Infected ear infections can cause obesity in the future.
At the 116th session of the American Psychological Association in Boston, doctors presented a report on the causes of obesity in adults, and one of these causes was the ear infections in childhood.
Linda Bartoshuk, a research author at the Florida Dental College, studied how the taste perception of an obese person was disturbed and found that people with this diagnosis eventually began to prefer sweet and nauseous foods with high fat content, which are the main cause of the set. balance.
Such behavior provokes a disturbed nerve bond in the ear canals. "Eyes infections affect the perception of taste, because through them, the taste signals, passing the middle ear, are directed from the flavor's nerve directly to the brain," says Dr. Bartosuchuk.
Also in the group at risk are those who have had tonsils removed during childhood.
Infections lead to obesity…
Bartoshuk says that for the first time he was thinking about the causal relationship between ear infections and overweight six years ago, after conducting research on the disturbance of taste perception. Finding a pattern between violations of taste and obesity, Bartoswuck attracted 6,600 Adults to his new study and found that people who had infections in their ears were 62% more susceptible to obesity.
Receiving the first results, she began to look for data on similar studies that were conducted earlier. One of them studied the relationship between nervousness and disturbances of taste perception in middle-aged women. It turned out that women with disorders of the nervous system prefer sweet foods and are prone to obesity more than their peers with a healthy psyche.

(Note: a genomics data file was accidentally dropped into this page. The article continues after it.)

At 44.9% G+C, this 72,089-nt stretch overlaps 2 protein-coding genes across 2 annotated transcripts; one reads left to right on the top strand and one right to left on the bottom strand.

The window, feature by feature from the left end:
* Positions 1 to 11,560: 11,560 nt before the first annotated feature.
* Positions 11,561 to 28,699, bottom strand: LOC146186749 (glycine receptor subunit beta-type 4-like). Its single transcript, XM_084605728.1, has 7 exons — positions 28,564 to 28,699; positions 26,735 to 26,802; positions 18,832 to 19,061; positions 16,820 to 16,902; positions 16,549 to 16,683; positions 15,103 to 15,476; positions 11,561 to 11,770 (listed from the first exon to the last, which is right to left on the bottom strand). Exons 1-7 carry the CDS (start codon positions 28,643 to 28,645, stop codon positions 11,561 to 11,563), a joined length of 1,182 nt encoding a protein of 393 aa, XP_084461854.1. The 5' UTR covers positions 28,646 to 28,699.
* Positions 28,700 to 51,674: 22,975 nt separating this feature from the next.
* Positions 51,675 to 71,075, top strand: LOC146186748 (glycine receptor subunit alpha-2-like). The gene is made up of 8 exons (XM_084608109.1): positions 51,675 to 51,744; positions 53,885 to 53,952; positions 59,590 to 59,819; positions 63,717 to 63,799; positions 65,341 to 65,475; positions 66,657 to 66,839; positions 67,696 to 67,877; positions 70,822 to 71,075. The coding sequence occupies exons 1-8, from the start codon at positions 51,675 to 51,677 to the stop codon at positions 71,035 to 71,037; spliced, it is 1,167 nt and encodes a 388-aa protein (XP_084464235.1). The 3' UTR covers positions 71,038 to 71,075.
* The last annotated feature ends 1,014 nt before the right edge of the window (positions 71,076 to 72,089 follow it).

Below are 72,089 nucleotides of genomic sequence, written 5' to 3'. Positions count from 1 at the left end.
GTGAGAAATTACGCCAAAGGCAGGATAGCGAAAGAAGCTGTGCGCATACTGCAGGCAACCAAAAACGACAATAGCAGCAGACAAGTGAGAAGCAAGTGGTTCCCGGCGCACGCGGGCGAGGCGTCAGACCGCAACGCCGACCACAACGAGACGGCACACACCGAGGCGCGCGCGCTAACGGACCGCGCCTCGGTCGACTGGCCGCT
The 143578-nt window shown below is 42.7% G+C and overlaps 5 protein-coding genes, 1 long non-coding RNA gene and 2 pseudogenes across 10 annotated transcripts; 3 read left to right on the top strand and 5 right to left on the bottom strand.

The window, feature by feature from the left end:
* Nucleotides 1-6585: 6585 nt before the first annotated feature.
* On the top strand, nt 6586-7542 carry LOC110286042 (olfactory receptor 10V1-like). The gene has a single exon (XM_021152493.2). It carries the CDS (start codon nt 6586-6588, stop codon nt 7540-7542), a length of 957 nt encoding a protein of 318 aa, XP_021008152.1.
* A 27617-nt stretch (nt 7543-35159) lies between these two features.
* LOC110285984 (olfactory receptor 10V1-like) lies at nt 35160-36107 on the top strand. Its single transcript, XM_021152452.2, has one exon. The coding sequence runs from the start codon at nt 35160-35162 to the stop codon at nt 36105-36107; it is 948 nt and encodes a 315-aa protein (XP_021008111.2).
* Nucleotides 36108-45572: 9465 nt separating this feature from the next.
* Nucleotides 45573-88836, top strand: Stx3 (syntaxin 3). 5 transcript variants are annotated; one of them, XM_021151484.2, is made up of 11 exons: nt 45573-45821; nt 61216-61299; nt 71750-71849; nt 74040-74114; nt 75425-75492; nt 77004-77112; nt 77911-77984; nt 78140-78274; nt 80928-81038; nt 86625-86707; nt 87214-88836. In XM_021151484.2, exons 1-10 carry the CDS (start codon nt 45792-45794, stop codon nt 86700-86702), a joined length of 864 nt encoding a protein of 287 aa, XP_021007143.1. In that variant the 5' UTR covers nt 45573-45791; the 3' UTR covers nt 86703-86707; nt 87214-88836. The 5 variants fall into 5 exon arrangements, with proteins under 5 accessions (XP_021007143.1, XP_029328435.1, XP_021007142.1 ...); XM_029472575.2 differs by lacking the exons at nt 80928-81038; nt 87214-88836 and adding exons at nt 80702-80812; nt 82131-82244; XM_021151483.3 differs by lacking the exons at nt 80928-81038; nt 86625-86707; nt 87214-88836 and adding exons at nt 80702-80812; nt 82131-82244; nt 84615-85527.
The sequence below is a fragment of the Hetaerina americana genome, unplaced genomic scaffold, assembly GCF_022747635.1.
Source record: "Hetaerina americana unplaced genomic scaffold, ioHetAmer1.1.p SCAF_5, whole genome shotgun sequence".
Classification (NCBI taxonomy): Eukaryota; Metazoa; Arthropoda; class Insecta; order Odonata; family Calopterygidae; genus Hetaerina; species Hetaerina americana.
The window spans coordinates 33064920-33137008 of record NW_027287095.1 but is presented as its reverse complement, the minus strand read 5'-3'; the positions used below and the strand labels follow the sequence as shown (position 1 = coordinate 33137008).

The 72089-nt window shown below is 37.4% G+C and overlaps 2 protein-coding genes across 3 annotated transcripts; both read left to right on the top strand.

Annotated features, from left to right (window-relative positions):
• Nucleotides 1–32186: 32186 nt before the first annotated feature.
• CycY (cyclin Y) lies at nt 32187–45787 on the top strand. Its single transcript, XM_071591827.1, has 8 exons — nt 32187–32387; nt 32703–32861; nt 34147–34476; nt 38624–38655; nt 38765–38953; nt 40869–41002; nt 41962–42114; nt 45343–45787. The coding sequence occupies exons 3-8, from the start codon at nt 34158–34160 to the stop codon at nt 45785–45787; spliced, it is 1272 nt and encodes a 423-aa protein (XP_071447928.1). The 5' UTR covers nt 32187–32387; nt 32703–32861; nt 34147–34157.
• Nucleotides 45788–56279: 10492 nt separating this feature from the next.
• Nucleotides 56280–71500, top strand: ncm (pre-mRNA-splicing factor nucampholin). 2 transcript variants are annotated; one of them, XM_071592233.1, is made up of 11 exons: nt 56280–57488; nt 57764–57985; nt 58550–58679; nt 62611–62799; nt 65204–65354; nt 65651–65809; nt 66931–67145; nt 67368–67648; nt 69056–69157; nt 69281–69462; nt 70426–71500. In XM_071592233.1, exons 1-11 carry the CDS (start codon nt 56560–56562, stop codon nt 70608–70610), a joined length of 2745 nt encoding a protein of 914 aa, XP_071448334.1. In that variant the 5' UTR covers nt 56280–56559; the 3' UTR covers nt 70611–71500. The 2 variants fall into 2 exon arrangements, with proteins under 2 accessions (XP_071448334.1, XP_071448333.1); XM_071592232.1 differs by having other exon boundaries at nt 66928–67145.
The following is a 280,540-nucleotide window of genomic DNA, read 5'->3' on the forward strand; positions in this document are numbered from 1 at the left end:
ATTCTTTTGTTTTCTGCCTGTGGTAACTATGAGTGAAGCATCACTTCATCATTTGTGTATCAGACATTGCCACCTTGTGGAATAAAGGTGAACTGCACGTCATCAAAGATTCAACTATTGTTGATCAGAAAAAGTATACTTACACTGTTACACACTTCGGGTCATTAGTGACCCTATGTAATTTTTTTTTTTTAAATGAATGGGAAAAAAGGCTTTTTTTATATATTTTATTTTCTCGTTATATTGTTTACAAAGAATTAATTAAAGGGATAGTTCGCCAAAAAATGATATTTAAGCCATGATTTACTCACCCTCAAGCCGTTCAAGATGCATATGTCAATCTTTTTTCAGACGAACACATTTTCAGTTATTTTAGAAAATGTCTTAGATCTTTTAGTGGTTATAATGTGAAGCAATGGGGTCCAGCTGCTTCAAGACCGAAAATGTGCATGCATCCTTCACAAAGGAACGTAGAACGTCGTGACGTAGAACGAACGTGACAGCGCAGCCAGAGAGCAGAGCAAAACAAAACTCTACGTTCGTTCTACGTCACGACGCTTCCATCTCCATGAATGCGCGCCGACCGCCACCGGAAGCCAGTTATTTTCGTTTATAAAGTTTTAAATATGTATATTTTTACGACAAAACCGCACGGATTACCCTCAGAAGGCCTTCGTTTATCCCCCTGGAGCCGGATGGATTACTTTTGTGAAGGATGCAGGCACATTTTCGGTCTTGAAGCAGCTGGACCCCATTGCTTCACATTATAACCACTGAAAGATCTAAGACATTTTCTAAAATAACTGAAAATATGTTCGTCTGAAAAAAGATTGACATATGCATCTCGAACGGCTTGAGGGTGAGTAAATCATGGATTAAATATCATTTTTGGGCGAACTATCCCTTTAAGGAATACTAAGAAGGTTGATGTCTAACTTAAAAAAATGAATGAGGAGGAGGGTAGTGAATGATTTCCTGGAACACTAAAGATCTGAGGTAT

In another study, we talked about adolescents who had infectious diseases of the ear in childhood. Unlike their healthy peers, they preferred candy fruits and also tended to be full.
An epidemiologist, Kathleen Daley of the University of Minnesota, reported similar results from the study of the relationship between chronic infectious diseases of the ear and an increase in the body mass index in children under the age of 2 years.
Finally, the review of the 1960s health survey data found that 30% of people who had tonsils removed during childhood were adolescents prone to obesity.
… or not?
Bartholomew's research has largely led to a review of existing hypotheses about the causes of obesity. Everyone agrees that the relationship discovered by the doctor may exist, but insist on further research to finally confirm this theory.
Thus, the otolaryngologist John V. House of the Institute of the Ears in Los Angeles questioned the results obtained by Bartoszuk. "We see thousands of children and adults with chronic ear diseases every day, not all of them are full." If the announced relationship existed, We would have noticed it, "- he says.